By Kevin Murphy
KANSAS CITY, Mo (Reuters) - Officials reassured parents on Wednesday that the Kansas City School District's loss of accreditation will not keep students from getting high school diplomas.
The state of Missouri has announced it will remove the district's accreditation on January 1 because of chronic low performance scores on standardized tests. The district has been provisionally accredited since 2002 and now has two years to regain accreditation.
Interim Superintendent R. Stephen Green said the loss of accreditation was disappointing though understandable. He sees it as a challenge to the district.
"Student achievement remains our top priority and we will couple with this a focus on restoration and recovery of our accreditation status," Green said in a district news release. "We can, and we will, bounce back from this setback."
The district set up a phone bank Wednesday to answer questions about the loss of accreditation and will hold town hall meetings Wednesday and Thursday evenings to discuss its impact.
"Parents are worried about how this will affect their children," Eileen Houston-Stewart, executive director of public relations for the district, said Wednesday.
Parents who called the phone bank Wednesday were mainly concerned about whether students will be able to graduate with diplomas next spring and beyond, Houston-Stewart said.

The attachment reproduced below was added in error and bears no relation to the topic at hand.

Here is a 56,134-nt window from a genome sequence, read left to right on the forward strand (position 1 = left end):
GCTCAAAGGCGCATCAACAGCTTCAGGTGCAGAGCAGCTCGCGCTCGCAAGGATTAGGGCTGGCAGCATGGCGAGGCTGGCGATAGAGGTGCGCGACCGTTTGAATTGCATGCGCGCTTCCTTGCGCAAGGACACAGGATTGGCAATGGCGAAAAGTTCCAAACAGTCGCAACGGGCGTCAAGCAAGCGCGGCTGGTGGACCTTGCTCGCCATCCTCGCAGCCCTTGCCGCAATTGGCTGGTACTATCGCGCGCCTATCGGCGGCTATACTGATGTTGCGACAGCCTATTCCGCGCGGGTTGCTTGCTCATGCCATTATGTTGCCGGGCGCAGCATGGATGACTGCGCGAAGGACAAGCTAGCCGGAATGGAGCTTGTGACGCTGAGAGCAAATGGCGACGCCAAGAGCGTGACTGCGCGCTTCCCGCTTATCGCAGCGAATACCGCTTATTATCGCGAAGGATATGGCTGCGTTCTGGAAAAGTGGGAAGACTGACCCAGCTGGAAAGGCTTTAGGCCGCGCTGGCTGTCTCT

Individual schools in the district remain accredited, Houston-Stewart said. District accreditation is a separate process, she said.
"Any children who graduate and meet all the course work requirements will graduate with a valid diploma," Houston-Stewart said.
Parents also questioned if they could enroll their children in other public school districts because of the loss of accreditation, Houston-Stewart said.
That remains uncertain, she said, in light of a court challenge to a state law regarding transfers in St. Louis, which also lost its accreditation.
The Kansas City School Board has approved a two-year turn-around plan to regain accreditation. It outlines goals for the board, teachers and students to improve student achievement and district accountability. If the plan fails, the state could take over the district.
"We are on the right track and we will keep working on this plan," Houston-Stewart said. "Parents have a role to play, too. We all have a stake in this."
(Editing by Mary Wisniewski and Jerry Norton)